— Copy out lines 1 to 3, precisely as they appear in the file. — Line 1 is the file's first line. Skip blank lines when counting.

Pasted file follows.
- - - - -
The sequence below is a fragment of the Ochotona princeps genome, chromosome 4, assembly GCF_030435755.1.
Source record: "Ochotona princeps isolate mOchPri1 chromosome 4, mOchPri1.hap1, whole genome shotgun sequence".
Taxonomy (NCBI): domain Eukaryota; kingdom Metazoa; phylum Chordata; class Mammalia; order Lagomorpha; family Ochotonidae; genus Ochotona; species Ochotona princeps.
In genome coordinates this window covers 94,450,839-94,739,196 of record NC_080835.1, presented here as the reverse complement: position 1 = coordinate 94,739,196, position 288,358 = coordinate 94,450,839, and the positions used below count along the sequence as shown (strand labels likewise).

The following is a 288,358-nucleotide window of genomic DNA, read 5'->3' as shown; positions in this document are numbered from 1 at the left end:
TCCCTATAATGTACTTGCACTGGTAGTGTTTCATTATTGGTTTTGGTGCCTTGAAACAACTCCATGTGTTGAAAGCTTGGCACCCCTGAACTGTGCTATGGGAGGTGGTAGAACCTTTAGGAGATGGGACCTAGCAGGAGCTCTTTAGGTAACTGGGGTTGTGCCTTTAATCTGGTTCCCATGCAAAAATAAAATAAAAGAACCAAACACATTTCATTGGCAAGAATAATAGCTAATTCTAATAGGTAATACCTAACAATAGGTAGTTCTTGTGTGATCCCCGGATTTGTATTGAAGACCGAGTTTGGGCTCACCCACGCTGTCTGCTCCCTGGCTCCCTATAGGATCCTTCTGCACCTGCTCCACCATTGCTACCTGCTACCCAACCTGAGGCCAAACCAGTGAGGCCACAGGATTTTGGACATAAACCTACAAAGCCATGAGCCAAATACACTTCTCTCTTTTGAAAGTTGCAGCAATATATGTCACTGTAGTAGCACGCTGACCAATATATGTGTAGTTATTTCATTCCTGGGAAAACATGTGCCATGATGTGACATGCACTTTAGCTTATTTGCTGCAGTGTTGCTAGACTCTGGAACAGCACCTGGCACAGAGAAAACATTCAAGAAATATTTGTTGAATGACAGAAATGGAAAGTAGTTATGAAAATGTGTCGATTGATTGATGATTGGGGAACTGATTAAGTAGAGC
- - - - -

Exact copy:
The sequence below is a fragment of the Ochotona princeps genome, chromosome 4, assembly GCF_030435755.1.
Source record: "Ochotona princeps isolate mOchPri1 chromosome 4, mOchPri1.hap1, whole genome shotgun sequence".
Taxonomy (NCBI): domain Eukaryota; kingdom Metazoa; phylum Chordata; class Mammalia; order Lagomorpha; family Ochotonidae; genus Ochotona; species Ochotona princeps.